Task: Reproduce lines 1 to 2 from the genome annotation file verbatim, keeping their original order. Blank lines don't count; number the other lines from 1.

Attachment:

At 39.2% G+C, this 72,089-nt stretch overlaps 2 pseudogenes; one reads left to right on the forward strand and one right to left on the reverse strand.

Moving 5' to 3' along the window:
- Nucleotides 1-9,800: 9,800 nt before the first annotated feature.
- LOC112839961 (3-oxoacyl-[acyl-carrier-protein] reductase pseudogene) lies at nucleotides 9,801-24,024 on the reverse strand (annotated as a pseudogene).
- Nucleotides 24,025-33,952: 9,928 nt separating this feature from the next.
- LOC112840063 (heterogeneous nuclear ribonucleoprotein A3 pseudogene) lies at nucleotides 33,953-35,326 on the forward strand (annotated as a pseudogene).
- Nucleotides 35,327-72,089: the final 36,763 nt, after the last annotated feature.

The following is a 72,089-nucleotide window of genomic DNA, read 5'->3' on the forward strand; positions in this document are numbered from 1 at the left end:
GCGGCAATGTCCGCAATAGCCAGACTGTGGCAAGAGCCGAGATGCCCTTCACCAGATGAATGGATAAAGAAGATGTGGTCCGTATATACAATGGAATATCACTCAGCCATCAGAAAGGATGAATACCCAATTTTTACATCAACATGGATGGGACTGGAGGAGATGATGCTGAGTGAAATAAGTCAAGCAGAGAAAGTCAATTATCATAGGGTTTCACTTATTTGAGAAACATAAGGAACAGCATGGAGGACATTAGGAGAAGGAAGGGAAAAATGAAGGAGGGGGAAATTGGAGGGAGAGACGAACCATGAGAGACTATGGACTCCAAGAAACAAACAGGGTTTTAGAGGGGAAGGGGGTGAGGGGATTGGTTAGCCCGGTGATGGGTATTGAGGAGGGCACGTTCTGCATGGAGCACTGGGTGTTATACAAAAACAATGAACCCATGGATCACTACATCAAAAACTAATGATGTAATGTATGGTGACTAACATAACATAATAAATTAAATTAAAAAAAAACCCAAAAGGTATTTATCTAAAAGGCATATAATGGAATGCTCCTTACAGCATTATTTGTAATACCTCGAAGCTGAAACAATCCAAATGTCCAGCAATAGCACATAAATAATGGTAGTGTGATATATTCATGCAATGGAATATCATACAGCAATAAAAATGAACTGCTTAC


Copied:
At 39.2% G+C, this 72,089-nt stretch overlaps 2 pseudogenes; one reads left to right on the forward strand and one right to left on the reverse strand.

Moving 5' to 3' along the window: